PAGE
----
3. Great share, Lucas – I love your honesty & vulnerability. Patience is a virtue – and one that is so hard to learn & employ. What a gift that you have the opportunity to do so now. And know that you’re not alone … & that this too shall pass. Patience (& faith!) – you’ll be dancing to the beat (in your own way) soon, eagle eyes.

  4. Don’t be scared to make the “wrong” moves. Just the fact that you are trying to dance will make a big impact!

  5. First of all, love the group pic! Second, its SO good to hear that you are getting to test and push yourself in the new environment with your new team .. I am sure you will learn a LOT in these early days & in hindsight you will know that you grew in these first few weeks much more than you could imagine! GO ON, Mr.Eagle – keep looking for what’s beyond & fly high!!

  6. don’t rush Lucas… you keep watching and learning, and there will be some moment in which you will add value with your ideas, and it will be so natural you won’t even realize… try not to be so hard on yourself, relax and magic moment will happen… suddenly you will be dancing as well…

  7. If you think for a minute I believe you can’t dance, you’re crazy…you’re from Brazil!!! So, my sense is you can jump right in NOW and could probably teach them a few moves or two. Just dance like no one is watching! Stay safe and have fun!!

  8. Great to hear of your experience so far Lucas – the team have said it all already, patience is a virtue and I certainly know how excruciating it can be sitting with the discomfort of feeling like I don’t know what I am doing or how best to contribute. I’m going through my own version of that right now in my new job 🙂 I can relate to that feeling of waiting at the edge of the dance floor until I feel confident enough to join the dance, but also realise that we cannot wait to be invited in and will not learn the dance until we make the first moves to attempt it. Get on the dance floor (remember ‘in the arena’ that we did during Matching Week?) and give it a go! It doesn’t need to be perfect! And I’m sure you will be great!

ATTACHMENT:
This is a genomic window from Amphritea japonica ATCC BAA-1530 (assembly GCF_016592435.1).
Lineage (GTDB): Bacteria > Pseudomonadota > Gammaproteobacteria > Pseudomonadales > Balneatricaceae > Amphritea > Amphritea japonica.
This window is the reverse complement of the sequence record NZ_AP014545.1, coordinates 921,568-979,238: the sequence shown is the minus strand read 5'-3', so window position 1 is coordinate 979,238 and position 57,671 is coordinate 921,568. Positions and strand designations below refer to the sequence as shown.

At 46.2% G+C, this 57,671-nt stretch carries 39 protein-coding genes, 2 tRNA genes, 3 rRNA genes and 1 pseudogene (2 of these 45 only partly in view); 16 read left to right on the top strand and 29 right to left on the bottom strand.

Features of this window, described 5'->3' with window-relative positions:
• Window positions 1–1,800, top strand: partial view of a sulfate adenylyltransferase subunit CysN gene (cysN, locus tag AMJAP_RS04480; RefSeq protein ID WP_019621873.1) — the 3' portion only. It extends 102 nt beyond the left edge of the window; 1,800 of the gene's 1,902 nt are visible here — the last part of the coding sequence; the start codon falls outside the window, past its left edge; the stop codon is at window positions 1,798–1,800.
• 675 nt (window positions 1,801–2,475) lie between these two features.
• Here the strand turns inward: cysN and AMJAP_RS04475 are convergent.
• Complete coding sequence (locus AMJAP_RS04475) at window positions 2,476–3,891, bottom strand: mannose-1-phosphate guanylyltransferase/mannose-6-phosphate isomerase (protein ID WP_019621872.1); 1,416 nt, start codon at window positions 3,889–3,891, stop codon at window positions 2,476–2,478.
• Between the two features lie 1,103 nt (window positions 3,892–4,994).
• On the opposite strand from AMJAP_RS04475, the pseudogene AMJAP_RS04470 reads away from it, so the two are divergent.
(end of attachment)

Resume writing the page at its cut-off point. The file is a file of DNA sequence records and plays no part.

9. Very well said Lucas. I felt the same way my first month as well. Get ready, it will be changing soon for you! I will also mention that you and the PULSE team did an excellent job of preparing us all for exactly what you described- listen, observe, process, repeat. Being patient and adapting- what a gift!

  10. Great post and analogy Lucas – The Filipinos are indeed very musical… I’m sure you will be dancing in rhythm in no time at all, and no doubt throwing some of your own shapes! In the meantime, drop in again to the GSK Philippines office anytime you need a reminder that you are a talented mover!

  11. I hope you’re tentatively trying out some dance moves by now, Lucas.

    Or, you may even introduce some beats and moves yourself 😉